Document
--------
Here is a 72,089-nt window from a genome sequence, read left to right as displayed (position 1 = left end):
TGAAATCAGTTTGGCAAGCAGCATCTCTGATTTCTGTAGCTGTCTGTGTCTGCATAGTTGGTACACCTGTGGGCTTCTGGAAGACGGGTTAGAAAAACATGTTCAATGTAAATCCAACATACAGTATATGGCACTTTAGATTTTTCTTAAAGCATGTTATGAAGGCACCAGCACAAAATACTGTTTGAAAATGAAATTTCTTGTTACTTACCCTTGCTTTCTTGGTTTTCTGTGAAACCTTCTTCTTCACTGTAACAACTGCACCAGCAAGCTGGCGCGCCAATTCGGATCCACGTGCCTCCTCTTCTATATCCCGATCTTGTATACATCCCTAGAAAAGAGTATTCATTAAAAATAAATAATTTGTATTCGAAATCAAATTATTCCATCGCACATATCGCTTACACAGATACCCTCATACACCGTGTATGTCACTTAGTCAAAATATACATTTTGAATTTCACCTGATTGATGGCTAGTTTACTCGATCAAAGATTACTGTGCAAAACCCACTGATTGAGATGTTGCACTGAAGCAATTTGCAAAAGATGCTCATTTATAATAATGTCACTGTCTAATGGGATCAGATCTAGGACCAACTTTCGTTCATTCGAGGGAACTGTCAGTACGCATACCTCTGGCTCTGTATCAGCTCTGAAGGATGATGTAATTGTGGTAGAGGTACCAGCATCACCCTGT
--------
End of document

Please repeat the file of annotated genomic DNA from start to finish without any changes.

Here is a 72,089-nt window from a genome sequence, read left to right as displayed (position 1 = left end):
TGAAATCAGTTTGGCAAGCAGCATCTCTGATTTCTGTAGCTGTCTGTGTCTGCATAGTTGGTACACCTGTGGGCTTCTGGAAGACGGGTTAGAAAAACATGTTCAATGTAAATCCAACATACAGTATATGGCACTTTAGATTTTTCTTAAAGCATGTTATGAAGGCACCAGCACAAAATACTGTTTGAAAATGAAATTTCTTGTTACTTACCCTTGCTTTCTTGGTTTTCTGTGAAACCTTCTTCTTCACTGTAACAACTGCACCAGCAAGCTGGCGCGCCAATTCGGATCCACGTGCCTCCTCTTCTATATCCCGATCTTGTATACATCCCTAGAAAAGAGTATTCATTAAAAATAAATAATTTGTATTCGAAATCAAATTATTCCATCGCACATATCGCTTACACAGATACCCTCATACACCGTGTATGTCACTTAGTCAAAATATACATTTTGAATTTCACCTGATTGATGGCTAGTTTACTCGATCAAAGATTACTGTGCAAAACCCACTGATTGAGATGTTGCACTGAAGCAATTTGCAAAAGATGCTCATTTATAATAATGTCACTGTCTAATGGGATCAGATCTAGGACCAACTTTCGTTCATTCGAGGGAACTGTCAGTACGCATACCTCTGGCTCTGTATCAGCTCTGAAGGATGATGTAATTGTGGTAGAGGTACCAGCATCACCCTGT